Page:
From Russia with love - did Russian gold buy the Brexit vote?
By Liam Sheasby, News Editor
12 Jun 2018
Andy Wigmore (left) and Arron Banks (right) at the Parliamentary Select Committee today.
Leave campaign funder Arron Banks is under investigation over ties to the Russian government amid fears it may have influenced the Brexit referendum back in 2016.
Banks, a Bristol-based businessman, was a key part of Leave’s success and was well known for his anti-EU stance following several large donations to UKIP in previous years.
The Sunday Times broke the scoop over the weekend to reveal that Mr Banks and Andy Wigmore, the Director of Communications for the Leave campaign, had met with the Russian ambassador to the UK on three occasions, as well as taking a trip to Moscow in February 2016 to discuss investing in Russian gold mining companies ahead of a proposed merger.
The concern is the possibility that Banks was invited to profit off this business deal and then used that guaranteed future return to bankroll his investment of approximately £9 million to the Leave campaign. The benefit to Russia would be both a weaker European Union but also a surge in gold price – the latter of which did occur in the aftermath of the referendum result.
Banks reacted angrily to the claims, telling The Sunday Times: "I had two boozy lunches with the Russian ambassador and another cup of tea with him. Bite me." He described the suggestion of financial help from Russia as “complete, absolute garbage” and told Reuters that he was the victim of a “political witch hunt”.
Banks had tweeted back in 2016 about his investment into gold and mining, though he has since denied any investment happened.
I'm buying gold at the moment & big mining stocks ... https://t.co/4IzIxLjMO9— Arron Banks (@Arron_banks) July 17, 2016
Andy Wigmore went into further detail, telling The Guardian that “the goldmine deal never went forward... We looked at it briefly, found out it was way too difficult”.
Banks is currently under investigation by the Electoral Commission and Companies House, as well as appearing in front of the Digital, Culture, Media and Sport (DCMS) select committee investigation today to answer questions and concerns from MPs.
Damian Collins MP (Conservatives) is heading up the select committee investigation in Parliament and said that the public has a “right to know” about the degree of contact between Mr Banks and Russian officials. Speaking to The Guardian, Labour MP Stephen Kinnock called for a criminal investigation from Scotland Yard.
The story came to light after an investigation by Peter Jukes, a freelance journalist at Byline.com, and Carole Cadwalladr, an investigative journalist for The Observer. Jukes was sent documents that originated from Isabel Oakeshott’s Dropbox (an online storage platform) in November 2017. He then invited Cadwalladr to collaborate on an investigation, following her success in exposing the Cambridge Analytica scandal.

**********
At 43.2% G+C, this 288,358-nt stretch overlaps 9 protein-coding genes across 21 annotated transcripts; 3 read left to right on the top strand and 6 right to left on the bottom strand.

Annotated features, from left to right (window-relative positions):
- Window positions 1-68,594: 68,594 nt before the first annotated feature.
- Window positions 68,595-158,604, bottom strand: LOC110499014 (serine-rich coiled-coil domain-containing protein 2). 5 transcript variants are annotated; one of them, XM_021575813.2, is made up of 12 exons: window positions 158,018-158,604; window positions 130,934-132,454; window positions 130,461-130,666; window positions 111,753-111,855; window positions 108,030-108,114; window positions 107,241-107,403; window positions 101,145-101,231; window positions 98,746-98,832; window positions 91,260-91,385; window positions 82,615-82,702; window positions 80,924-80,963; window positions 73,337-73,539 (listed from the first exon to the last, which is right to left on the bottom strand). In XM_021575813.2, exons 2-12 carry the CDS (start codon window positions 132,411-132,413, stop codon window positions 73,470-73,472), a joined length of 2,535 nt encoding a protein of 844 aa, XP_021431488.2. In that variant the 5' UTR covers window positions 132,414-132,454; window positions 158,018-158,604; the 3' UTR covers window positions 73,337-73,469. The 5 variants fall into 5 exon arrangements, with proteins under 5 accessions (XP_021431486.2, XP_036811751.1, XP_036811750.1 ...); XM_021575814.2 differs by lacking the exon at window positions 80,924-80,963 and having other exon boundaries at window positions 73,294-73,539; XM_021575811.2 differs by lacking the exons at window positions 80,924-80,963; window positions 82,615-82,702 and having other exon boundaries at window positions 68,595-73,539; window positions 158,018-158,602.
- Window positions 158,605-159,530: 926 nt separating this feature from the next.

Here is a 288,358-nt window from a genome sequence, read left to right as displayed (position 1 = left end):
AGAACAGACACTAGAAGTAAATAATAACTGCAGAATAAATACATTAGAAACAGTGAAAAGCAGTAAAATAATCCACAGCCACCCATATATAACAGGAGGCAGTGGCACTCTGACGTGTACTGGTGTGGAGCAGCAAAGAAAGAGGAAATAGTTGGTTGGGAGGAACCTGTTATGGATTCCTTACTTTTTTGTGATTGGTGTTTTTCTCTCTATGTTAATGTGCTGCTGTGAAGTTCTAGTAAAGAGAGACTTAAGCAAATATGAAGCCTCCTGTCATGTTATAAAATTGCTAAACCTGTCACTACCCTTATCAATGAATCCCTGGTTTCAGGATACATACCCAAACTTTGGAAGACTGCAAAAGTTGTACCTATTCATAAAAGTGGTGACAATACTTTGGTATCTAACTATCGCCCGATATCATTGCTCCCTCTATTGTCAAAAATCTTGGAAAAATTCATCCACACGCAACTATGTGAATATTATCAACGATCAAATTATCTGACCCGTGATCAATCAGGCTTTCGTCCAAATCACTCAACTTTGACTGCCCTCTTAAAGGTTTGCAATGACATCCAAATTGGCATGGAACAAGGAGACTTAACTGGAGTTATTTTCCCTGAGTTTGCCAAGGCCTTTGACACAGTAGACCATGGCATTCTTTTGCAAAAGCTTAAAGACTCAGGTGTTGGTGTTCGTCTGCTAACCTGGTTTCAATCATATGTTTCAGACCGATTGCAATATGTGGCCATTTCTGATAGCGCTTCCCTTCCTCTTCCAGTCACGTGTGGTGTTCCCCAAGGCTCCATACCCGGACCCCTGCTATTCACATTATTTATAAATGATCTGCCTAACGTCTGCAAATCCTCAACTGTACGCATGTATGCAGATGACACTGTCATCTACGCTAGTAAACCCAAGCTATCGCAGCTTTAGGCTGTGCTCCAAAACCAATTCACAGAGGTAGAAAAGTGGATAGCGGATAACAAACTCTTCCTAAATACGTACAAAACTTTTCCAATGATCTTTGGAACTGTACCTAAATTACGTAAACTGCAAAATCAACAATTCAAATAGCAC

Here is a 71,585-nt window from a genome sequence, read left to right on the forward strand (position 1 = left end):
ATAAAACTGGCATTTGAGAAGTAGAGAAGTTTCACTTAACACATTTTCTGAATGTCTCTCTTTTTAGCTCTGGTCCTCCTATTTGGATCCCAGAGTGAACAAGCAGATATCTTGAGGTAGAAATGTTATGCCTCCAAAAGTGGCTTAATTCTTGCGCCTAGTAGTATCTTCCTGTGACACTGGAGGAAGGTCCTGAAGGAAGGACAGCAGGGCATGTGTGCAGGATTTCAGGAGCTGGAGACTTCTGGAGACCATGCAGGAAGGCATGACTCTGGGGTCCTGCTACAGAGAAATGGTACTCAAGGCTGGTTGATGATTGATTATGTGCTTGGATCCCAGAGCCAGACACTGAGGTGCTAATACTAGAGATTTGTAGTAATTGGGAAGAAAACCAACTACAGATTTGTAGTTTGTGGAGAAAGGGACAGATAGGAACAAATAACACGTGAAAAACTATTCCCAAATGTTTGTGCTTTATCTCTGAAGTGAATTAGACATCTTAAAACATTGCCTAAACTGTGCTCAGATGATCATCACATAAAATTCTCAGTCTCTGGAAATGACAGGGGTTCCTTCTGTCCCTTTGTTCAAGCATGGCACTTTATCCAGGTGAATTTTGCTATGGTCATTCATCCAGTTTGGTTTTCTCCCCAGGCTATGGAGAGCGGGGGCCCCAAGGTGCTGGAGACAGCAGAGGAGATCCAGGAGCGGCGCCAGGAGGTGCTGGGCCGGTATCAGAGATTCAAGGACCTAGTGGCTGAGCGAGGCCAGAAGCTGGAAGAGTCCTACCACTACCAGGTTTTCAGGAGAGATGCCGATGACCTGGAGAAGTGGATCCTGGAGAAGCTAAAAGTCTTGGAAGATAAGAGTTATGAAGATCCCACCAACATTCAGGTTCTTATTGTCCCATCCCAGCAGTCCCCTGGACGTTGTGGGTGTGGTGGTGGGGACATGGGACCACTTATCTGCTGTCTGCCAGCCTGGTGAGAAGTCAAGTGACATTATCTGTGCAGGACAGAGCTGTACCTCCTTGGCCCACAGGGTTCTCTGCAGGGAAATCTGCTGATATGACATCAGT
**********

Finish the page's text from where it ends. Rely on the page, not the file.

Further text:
The story was due to be published this weekend by The Observer as a scoop, but The Sunday Times beat them to the punch after calling Oakeshott, a former political journalist at the paper.
Oakeshott was the ghost writer of Arron Banks’ book – The Bad Boys of Brexit. As part of this rapid 10-week writing process she had full access to all emails and paper documents concerning Banks and Wigmore and their involvement within the Leave campaign.
Oakeshott claims her Dropbox had been hacked, and that whoever did so then gave Peter Jukes the documents. The Sunday Times ran with her story, the emails, and stated that she hadn’t realised the significance of the information at hand until she recently revisited the documents.
Jukes and Cadwalladr argue that Oakeshott had the emails since Summer 2017 and they themselves had been working on the investigation since November. Oakeshott says it was always her intention to publish this information, though many on social media are suggesting the delay was to allow her to write her next book and to generate publicity at the time of release.
She sat on this evidence for 8 months - from precisely the moment the @ElectoralCommUK launched its investigation into Arron Bank's finances.— Peter Jukes (@peterjukes) June 10, 2018
In the US this would be called Obstruction of Justice
Oakeshott and Cadwalladr both appeared on Andrew Marr’s show, during which Russian collusion was discussed and Ms Oakeshott dismissed such an idea.
March 2018: Isabel Oakeshott demands Carole Cadwalladr investigates the Remain campaign after revealing Cambridge Analytica ties to Brexit— Matthew Garrahan (@MattGarrahan) June 10, 2018
June 2018: Oakeshott admits she’s been sitting on thousands of emails showing Russia ties to Brexit backers https://t.co/X7aTsjJJUz
Oakeshott has defended Banks and Wigmore, stating they were “shamelessly used by the Russians” and "had voters known about the links between Banks and Russia, I am certain they would still have made the same decision”.
Parliamentary investigations are ongoing. You can watch footage of Arron Banks and Andy Wigmore at the Select Committee via the link below.